All but one of 24 residents at Kerry nursing home test positive for Covid
Six people who tested positive for virus in the home have died, says Hiqa spokesman
Oaklands Nursing Home in Listowel, where six residents who tested positive for the virus have died. Photograph: The Kerry’s Eye
All but one of the 24 residents still at a nursing home in Co Kerry that was taken over by the HSE following a court order have tested positive for coronavirus, it has emerged.
A spokesman for the Health Information and Quality Authority (Hiqa) said six former residents have died of unspecified causes over recent weeks, and a number of others have been hospitalised.
HSE chief operations officer Anne O’Connor said she was aware “there have been six deaths of people who have tested positive for Covid within that facility”.
A Hiqa inspection of Oaklands Nursing Home, Derry, Listowel, on November 4th, found that residents who had tested positive for the virus were mingling with others who did not have the disease, Listowel District Court heard on Thursday before granting an order putting the HSE in charge.
There was no objection to the order from the company that operated the nursing home, Bolden (Nursing) Ltd. The company is owned by Michael O’Donoghue, with an address in Listowel, and Michael Joseph O’Donoghue and Mary O’Donoghue, of a separate address in Listowel, according to the latest annual report filed to the Companies Registration Office. It does not operate any other nursing homes.
The nursing home, which can house up to 51 residents, was inspected by Hiqa in June of this year, again in September, and twice earlier this month. The HSE said it provided a high level of support to the nursing home in recent weeks as it faced “a significant outbreak” of the virus.
The concern for residents was such that the HSE “was required to step in to provide the clinical governance for a period”, HSE Cork Kerry Community Healthcare said in a statement.
Earlier this week, the HSE handed the clinical governance for Oaklands back to its owners as it had stabilised the situation relating to coronavirus, it said.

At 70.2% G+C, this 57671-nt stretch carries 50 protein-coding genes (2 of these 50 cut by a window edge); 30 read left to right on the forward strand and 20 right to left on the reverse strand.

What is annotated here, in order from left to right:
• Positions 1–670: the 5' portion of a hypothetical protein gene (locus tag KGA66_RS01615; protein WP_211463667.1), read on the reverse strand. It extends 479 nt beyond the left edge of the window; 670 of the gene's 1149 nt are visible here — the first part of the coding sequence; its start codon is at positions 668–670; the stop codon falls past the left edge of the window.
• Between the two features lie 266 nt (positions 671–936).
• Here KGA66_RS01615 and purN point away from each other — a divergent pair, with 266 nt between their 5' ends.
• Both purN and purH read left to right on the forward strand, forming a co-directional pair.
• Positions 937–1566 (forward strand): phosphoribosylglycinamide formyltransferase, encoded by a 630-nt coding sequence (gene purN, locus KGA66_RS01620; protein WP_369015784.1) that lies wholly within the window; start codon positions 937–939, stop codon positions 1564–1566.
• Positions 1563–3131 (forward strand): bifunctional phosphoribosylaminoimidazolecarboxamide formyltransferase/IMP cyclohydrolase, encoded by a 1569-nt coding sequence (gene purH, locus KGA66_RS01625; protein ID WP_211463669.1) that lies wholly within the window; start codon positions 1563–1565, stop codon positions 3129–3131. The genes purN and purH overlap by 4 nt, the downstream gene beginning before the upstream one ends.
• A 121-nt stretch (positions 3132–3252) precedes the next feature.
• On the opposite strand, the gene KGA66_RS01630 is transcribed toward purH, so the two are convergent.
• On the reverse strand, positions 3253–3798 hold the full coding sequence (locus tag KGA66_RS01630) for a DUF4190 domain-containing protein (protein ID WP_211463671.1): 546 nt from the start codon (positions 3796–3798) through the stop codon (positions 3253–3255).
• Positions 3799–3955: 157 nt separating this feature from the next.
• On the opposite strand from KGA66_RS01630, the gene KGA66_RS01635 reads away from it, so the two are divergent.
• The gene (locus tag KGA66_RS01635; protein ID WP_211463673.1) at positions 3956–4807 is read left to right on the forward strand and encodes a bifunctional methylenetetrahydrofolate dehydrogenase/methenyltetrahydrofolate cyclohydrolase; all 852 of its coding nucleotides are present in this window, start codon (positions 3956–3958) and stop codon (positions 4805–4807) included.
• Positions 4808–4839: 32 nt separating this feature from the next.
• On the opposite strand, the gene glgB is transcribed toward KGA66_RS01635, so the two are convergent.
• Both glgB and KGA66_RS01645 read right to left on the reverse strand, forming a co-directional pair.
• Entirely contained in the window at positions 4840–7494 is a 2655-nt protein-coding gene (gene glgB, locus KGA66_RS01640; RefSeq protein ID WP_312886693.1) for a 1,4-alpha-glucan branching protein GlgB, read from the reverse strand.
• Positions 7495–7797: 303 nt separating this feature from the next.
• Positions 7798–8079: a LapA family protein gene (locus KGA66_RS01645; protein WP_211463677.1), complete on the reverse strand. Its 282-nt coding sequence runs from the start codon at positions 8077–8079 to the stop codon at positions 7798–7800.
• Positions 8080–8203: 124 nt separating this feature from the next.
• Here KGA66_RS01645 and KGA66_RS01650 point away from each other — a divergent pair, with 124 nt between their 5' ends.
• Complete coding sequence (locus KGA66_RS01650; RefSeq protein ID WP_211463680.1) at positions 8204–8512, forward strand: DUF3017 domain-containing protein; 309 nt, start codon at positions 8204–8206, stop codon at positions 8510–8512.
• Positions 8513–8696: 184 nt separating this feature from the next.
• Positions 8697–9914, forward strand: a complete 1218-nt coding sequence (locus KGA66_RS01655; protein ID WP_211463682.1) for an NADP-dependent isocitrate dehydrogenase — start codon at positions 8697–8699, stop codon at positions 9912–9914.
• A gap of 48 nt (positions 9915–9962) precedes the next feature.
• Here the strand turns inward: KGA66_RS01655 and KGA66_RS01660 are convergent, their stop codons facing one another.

“We understand that Hiqa was still not satisfied with a range of issues, including the owners’ governance arrangements.”
The latest accounts filed for Bolden show it lost €133,543 in 2018, having made a profit of €444,777 the previous year. The accumulated profits at the end of 2018 were €2.4 million.
The Hiqa report on the June inspection of the nursing home was published earlier this month. According to the report, inspectors received positive feedback from the 38 residents then living in the home, but observed insufficient staff supervision, especially in relation to infection control.
The registered provider confirmed to the inspectors that there had been no person in charge of the centre since May 8th, though the report acknowledged that the provider was actively attempting to recruit a qualified person.
The inspectors said that Bolden was overly reliant on one person and that it appeared that communication had broken down between the two members of the company’s board.
On the day after the inspection, one of the company’s directors resigned, according to the report, and in July two new directors were appointed. A new general manager had also been appointed, according to the report.
The report also said the centre acted as “pension agents for a number of residents” and was not complying with the rules of the Department of Social Protection whereby their full pension had to be paid to a resident before any deductions were made.
It said the provider had since told the inspectors it no longer acted as a pension agent for residents.
At the time, Michael O’Donoghue told Radio Kerry he had been running the business since his parents had retired and that he and the staff had been working to address the issues raised by Hiqa.